Bus system to be improved


Students enter a Huskie Bus on April 10, 2014, in front of the Holmes Student Center.

By Shikha Duttyal

Students will be able to voice their concerns and give feedback on the Huskie Bus Line April 29.

The Huskie Bus Line runs on funds from student fees. It costs about $3.7 million annually to operate the Huskie Buses. With a decline in student enrollment, the budget of the Huskie Bus Line is decreasing, which will in turn affect the number of buses running.

Mass Transit Director Joe Frascello and Student Association Senator Brett Williams, vice chairman of the mass transit committee, have organized a workshop in the Holmes Student Center, designed to get student feedback on the Huskie Bus Line.

“Originally we had planned to have a survey to talk to the students, but then we thought to have a workshop which will include the survey, feedbacks, complaints and suggestions from the students,” Frascello said. “Students are welcome to attend the workshop.”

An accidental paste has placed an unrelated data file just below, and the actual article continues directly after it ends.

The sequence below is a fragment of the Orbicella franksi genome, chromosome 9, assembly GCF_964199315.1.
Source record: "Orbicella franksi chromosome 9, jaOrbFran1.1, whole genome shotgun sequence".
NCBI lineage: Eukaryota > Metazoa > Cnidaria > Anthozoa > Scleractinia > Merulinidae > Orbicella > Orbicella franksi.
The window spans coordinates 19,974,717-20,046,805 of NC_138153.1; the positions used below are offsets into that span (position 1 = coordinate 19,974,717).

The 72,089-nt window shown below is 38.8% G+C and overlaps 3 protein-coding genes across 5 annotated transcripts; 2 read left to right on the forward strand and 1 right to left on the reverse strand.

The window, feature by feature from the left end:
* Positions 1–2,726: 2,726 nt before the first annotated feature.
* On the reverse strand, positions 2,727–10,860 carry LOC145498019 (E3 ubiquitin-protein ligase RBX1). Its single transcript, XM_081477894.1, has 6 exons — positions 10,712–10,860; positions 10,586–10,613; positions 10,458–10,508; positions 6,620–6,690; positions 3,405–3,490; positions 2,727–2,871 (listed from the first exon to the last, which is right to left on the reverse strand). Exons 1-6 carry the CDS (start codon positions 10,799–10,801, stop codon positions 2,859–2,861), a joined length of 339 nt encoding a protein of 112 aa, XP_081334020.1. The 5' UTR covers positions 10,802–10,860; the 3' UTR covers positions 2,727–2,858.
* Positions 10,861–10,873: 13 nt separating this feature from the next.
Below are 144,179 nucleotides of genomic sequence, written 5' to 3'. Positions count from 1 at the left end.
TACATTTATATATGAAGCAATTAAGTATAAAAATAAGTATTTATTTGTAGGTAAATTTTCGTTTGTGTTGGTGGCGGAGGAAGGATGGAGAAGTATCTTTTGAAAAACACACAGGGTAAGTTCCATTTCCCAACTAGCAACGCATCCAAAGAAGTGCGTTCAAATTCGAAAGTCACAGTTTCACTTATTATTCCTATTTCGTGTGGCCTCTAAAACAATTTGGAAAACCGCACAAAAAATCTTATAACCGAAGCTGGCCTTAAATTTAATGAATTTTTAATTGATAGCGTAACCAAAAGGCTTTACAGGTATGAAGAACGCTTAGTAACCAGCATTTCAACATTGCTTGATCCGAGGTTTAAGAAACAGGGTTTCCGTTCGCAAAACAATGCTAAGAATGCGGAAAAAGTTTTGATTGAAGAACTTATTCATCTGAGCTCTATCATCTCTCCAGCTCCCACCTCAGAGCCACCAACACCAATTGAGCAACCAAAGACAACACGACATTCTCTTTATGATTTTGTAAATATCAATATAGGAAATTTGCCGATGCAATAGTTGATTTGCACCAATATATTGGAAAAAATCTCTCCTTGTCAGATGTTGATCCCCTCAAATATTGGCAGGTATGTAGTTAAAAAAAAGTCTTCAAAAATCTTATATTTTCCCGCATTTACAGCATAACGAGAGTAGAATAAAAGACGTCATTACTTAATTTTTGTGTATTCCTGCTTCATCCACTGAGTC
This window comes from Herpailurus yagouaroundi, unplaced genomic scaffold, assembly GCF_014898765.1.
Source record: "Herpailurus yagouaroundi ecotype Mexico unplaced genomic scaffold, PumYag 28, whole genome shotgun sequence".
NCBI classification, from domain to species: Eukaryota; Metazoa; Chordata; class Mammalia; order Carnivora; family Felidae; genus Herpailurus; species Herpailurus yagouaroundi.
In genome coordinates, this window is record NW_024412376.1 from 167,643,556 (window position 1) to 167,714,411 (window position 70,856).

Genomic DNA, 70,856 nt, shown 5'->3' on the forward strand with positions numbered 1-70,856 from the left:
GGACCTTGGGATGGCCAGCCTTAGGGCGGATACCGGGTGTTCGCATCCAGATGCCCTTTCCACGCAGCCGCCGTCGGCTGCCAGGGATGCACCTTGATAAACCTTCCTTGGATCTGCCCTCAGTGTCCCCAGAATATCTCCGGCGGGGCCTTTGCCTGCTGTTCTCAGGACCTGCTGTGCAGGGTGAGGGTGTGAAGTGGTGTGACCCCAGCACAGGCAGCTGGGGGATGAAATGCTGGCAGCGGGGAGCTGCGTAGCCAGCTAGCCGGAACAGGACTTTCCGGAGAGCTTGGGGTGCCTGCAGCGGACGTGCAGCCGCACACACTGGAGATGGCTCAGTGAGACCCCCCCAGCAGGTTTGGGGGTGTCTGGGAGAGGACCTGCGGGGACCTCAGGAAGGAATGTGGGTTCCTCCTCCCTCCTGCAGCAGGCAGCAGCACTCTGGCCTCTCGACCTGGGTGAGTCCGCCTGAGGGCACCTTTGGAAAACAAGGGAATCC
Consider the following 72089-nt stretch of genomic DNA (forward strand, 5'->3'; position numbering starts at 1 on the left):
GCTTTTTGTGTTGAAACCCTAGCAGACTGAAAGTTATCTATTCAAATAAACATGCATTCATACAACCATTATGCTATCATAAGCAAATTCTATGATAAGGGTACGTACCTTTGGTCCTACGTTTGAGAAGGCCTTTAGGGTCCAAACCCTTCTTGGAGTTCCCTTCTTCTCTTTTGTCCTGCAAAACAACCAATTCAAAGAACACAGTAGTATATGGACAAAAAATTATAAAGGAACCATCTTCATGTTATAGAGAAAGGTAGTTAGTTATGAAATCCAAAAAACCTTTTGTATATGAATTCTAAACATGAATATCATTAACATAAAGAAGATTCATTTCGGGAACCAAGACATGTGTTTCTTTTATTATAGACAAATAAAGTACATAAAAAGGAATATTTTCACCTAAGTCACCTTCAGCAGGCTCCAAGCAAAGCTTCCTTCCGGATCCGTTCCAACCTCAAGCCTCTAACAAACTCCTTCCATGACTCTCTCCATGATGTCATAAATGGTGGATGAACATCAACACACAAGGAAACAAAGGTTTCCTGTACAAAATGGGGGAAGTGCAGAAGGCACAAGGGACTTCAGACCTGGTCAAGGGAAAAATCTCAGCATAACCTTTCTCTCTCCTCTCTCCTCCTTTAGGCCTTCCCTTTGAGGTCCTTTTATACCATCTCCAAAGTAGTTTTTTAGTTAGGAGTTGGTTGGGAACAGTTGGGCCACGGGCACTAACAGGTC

This is the first workshop on the Huskie Bus Line that will involve feedback and suggestions from the students.

“It’s the easiest, fastest and the most effective way of communication,” Williams said.

Frascello and Williams said students often come to them saying there are not enough buses operating.

“Ours is not a perfect system, but we are trying to make it as perfect as we can,” Frascello said.

Frascello said the Mass Transit Committee is aware of glitches, like inaccurate tracking of the buses and buses shown to halt at a particular place, and they will be fixed by next semester.

The present tracking software is developed by the geography department and is maintained by ITS. The buses are owned by Veolia Transportation.

Williams said the Mass Transit Committee is in the process of arranging a bus service from DeKalb to Chicago which would have a fare, much like the Elburn Shuttle.

“[A] lot of community members do not like direct access from DeKalb to Chicago, but students like it,” Frascello said. “[Students] do not want the buses to be used by non-NIU students on these routes for safety reasons.”

Williams said the coming semester will have many improvements, like more bus shelters.

“We gotta do great things coming in the future, hopefully some improvements, effectively and efficiently for the students,” Williams said.

Junior economics major Matt Cavanaugh said he is happy with the current Huskie Bus service, but would like to see additional buses, like a 3 and a 4, which would go to Barsema.

“[The Huskie Buses] are on time,” Cavanaugh said. “I’m glad it’s free. I don’t have to pay for gas and I am in class on time.”